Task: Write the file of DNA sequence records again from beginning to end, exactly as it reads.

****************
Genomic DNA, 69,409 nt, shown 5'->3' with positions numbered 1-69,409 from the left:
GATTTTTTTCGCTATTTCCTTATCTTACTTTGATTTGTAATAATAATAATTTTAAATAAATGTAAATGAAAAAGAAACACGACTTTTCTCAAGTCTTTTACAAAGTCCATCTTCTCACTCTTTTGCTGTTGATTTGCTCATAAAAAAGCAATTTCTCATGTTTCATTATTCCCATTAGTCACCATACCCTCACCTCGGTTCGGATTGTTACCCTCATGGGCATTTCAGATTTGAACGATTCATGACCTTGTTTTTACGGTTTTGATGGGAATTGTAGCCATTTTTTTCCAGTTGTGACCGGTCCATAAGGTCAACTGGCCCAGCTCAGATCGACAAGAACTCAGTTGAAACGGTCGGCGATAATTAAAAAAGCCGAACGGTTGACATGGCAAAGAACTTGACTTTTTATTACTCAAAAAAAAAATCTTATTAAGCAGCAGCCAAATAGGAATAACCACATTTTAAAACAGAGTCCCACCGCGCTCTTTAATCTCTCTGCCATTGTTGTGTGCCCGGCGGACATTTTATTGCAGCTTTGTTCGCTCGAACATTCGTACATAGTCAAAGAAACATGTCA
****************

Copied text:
Genomic DNA, 69,409 nt, shown 5'->3' with positions numbered 1-69,409 from the left:
GATTTTTTTCGCTATTTCCTTATCTTACTTTGATTTGTAATAATAATAATTTTAAATAAATGTAAATGAAAAAGAAACACGACTTTTCTCAAGTCTTTTACAAAGTCCATCTTCTCACTCTTTTGCTGTTGATTTGCTCATAAAAAAGCAATTTCTCATGTTTCATTATTCCCATTAGTCACCATACCCTCACCTCGGTTCGGATTGTTACCCTCATGGGCATTTCAGATTTGAACGATTCATGACCTTGTTTTTACGGTTTTGATGGGAATTGTAGCCATTTTTTTCCAGTTGTGACCGGTCCATAAGGTCAACTGGCCCAGCTCAGATCGACAAGAACTCAGTTGAAACGGTCGGCGATAATTAAAAAAGCCGAACGGTTGACATGGCAAAGAACTTGACTTTTTATTACTCAAAAAAAAAATCTTATTAAGCAGCAGCCAAATAGGAATAACCACATTTTAAAACAGAGTCCCACCGCGCTCTTTAATCTCTCTGCCATTGTTGTGTGCCCGGCGGACATTTTATTGCAGCTTTGTTCGCTCGAACATTCGTACATAGTCAAAGAAACATGTCA